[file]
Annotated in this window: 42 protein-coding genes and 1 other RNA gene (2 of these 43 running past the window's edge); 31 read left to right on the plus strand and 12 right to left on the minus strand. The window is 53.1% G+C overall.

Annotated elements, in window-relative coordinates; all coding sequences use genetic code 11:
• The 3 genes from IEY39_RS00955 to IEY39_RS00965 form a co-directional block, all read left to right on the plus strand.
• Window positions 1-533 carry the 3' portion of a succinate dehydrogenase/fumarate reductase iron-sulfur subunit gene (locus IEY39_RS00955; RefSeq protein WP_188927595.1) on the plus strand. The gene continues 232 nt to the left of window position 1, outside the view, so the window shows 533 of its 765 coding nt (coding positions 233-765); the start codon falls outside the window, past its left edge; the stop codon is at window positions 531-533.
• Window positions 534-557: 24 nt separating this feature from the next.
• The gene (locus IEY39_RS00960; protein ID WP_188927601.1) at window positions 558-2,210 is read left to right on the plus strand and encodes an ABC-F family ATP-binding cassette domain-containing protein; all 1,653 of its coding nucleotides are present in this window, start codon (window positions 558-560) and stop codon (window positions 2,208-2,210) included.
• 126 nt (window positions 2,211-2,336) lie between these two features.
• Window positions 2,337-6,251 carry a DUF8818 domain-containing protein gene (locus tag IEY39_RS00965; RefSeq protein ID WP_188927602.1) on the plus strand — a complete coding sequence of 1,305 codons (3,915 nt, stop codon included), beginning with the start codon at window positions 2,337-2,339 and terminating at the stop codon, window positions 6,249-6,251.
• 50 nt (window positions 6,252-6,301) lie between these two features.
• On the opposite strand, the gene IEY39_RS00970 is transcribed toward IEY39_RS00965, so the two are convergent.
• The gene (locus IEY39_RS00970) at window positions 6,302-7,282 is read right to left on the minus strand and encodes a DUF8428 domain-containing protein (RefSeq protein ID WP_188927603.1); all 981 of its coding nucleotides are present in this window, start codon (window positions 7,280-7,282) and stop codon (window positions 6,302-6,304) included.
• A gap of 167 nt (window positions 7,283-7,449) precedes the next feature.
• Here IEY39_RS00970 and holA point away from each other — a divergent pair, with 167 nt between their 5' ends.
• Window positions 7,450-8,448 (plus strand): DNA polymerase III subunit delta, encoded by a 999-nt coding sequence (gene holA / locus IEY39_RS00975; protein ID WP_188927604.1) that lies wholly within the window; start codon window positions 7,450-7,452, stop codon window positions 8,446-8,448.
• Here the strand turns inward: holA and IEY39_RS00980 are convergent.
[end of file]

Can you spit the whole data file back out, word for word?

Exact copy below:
Annotated in this window: 42 protein-coding genes and 1 other RNA gene (2 of these 43 running past the window's edge); 31 read left to right on the plus strand and 12 right to left on the minus strand. The window is 53.1% G+C overall.

Annotated elements, in window-relative coordinates; all coding sequences use genetic code 11:
• The 3 genes from IEY39_RS00955 to IEY39_RS00965 form a co-directional block, all read left to right on the plus strand.
• Window positions 1-533 carry the 3' portion of a succinate dehydrogenase/fumarate reductase iron-sulfur subunit gene (locus IEY39_RS00955; RefSeq protein WP_188927595.1) on the plus strand. The gene continues 232 nt to the left of window position 1, outside the view, so the window shows 533 of its 765 coding nt (coding positions 233-765); the start codon falls outside the window, past its left edge; the stop codon is at window positions 531-533.
• Window positions 534-557: 24 nt separating this feature from the next.
• The gene (locus IEY39_RS00960; protein ID WP_188927601.1) at window positions 558-2,210 is read left to right on the plus strand and encodes an ABC-F family ATP-binding cassette domain-containing protein; all 1,653 of its coding nucleotides are present in this window, start codon (window positions 558-560) and stop codon (window positions 2,208-2,210) included.
• 126 nt (window positions 2,211-2,336) lie between these two features.
• Window positions 2,337-6,251 carry a DUF8818 domain-containing protein gene (locus tag IEY39_RS00965; RefSeq protein ID WP_188927602.1) on the plus strand — a complete coding sequence of 1,305 codons (3,915 nt, stop codon included), beginning with the start codon at window positions 2,337-2,339 and terminating at the stop codon, window positions 6,249-6,251.
• 50 nt (window positions 6,252-6,301) lie between these two features.
• On the opposite strand, the gene IEY39_RS00970 is transcribed toward IEY39_RS00965, so the two are convergent.
• The gene (locus IEY39_RS00970) at window positions 6,302-7,282 is read right to left on the minus strand and encodes a DUF8428 domain-containing protein (RefSeq protein ID WP_188927603.1); all 981 of its coding nucleotides are present in this window, start codon (window positions 7,280-7,282) and stop codon (window positions 6,302-6,304) included.
• A gap of 167 nt (window positions 7,283-7,449) precedes the next feature.
• Here IEY39_RS00970 and holA point away from each other — a divergent pair, with 167 nt between their 5' ends.
• Window positions 7,450-8,448 (plus strand): DNA polymerase III subunit delta, encoded by a 999-nt coding sequence (gene holA / locus IEY39_RS00975; protein ID WP_188927604.1) that lies wholly within the window; start codon window positions 7,450-7,452, stop codon window positions 8,446-8,448.
• Here the strand turns inward: holA and IEY39_RS00980 are convergent.